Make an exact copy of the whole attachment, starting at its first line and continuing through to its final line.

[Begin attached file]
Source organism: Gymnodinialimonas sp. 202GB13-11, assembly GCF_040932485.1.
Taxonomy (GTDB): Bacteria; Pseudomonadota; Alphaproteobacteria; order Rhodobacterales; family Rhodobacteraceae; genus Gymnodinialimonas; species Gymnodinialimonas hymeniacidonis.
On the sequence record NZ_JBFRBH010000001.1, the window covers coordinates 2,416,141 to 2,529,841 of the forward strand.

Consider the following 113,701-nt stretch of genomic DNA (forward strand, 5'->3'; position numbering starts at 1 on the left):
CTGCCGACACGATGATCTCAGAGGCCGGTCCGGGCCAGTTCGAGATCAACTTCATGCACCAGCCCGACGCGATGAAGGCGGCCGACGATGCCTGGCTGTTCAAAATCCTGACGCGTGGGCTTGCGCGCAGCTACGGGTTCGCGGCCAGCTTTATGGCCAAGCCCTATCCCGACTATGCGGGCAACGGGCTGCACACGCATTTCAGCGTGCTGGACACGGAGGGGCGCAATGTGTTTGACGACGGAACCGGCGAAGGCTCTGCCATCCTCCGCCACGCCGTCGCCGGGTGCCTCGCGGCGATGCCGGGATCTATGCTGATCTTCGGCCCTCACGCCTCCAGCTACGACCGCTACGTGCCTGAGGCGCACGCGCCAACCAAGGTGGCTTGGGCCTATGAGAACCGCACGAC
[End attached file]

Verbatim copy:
Source organism: Gymnodinialimonas sp. 202GB13-11, assembly GCF_040932485.1.
Taxonomy (GTDB): Bacteria; Pseudomonadota; Alphaproteobacteria; order Rhodobacterales; family Rhodobacteraceae; genus Gymnodinialimonas; species Gymnodinialimonas hymeniacidonis.
On the sequence record NZ_JBFRBH010000001.1, the window covers coordinates 2,416,141 to 2,529,841 of the forward strand.

Consider the following 113,701-nt stretch of genomic DNA (forward strand, 5'->3'; position numbering starts at 1 on the left):
CTGCCGACACGATGATCTCAGAGGCCGGTCCGGGCCAGTTCGAGATCAACTTCATGCACCAGCCCGACGCGATGAAGGCGGCCGACGATGCCTGGCTGTTCAAAATCCTGACGCGTGGGCTTGCGCGCAGCTACGGGTTCGCGGCCAGCTTTATGGCCAAGCCCTATCCCGACTATGCGGGCAACGGGCTGCACACGCATTTCAGCGTGCTGGACACGGAGGGGCGCAATGTGTTTGACGACGGAACCGGCGAAGGCTCTGCCATCCTCCGCCACGCCGTCGCCGGGTGCCTCGCGGCGATGCCGGGATCTATGCTGATCTTCGGCCCTCACGCCTCCAGCTACGACCGCTACGTGCCTGAGGCGCACGCGCCAACCAAGGTGGCTTGGGCCTATGAGAACCGCACGAC